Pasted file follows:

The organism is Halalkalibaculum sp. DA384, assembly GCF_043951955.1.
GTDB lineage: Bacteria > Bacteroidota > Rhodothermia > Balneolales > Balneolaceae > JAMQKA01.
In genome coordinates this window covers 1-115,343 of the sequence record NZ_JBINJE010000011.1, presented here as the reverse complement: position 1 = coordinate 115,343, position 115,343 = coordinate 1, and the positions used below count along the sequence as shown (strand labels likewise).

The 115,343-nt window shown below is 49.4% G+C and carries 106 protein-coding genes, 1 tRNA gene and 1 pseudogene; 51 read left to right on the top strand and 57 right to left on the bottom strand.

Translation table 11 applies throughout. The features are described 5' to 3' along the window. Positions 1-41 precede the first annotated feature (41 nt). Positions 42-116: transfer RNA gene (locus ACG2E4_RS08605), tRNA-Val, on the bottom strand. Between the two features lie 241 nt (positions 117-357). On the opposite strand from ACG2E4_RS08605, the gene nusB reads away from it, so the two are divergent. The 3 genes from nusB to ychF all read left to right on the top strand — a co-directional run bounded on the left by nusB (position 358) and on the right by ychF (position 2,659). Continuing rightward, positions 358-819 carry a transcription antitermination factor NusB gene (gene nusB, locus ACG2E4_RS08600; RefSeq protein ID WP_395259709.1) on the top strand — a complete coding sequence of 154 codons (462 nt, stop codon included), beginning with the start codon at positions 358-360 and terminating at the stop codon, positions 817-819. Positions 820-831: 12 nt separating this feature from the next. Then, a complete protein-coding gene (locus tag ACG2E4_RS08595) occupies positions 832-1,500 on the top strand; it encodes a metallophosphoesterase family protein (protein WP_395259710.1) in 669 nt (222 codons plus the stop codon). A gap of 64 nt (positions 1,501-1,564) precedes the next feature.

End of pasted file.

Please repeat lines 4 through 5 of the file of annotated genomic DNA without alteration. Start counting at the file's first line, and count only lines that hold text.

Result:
The 115,343-nt window shown below is 49.4% G+C and carries 106 protein-coding genes, 1 tRNA gene and 1 pseudogene; 51 read left to right on the top strand and 57 right to left on the bottom strand.

Translation table 11 applies throughout. The features are described 5' to 3' along the window. Positions 1-41 precede the first annotated feature (41 nt). Positions 42-116: transfer RNA gene (locus ACG2E4_RS08605), tRNA-Val, on the bottom strand. Between the two features lie 241 nt (positions 117-357). On the opposite strand from ACG2E4_RS08605, the gene nusB reads away from it, so the two are divergent. The 3 genes from nusB to ychF all read left to right on the top strand — a co-directional run bounded on the left by nusB (position 358) and on the right by ychF (position 2,659). Continuing rightward, positions 358-819 carry a transcription antitermination factor NusB gene (gene nusB, locus ACG2E4_RS08600; RefSeq protein ID WP_395259709.1) on the top strand — a complete coding sequence of 154 codons (462 nt, stop codon included), beginning with the start codon at positions 358-360 and terminating at the stop codon, positions 817-819. Positions 820-831: 12 nt separating this feature from the next. Then, a complete protein-coding gene (locus tag ACG2E4_RS08595) occupies positions 832-1,500 on the top strand; it encodes a metallophosphoesterase family protein (protein WP_395259710.1) in 669 nt (222 codons plus the stop codon). A gap of 64 nt (positions 1,501-1,564) precedes the next feature.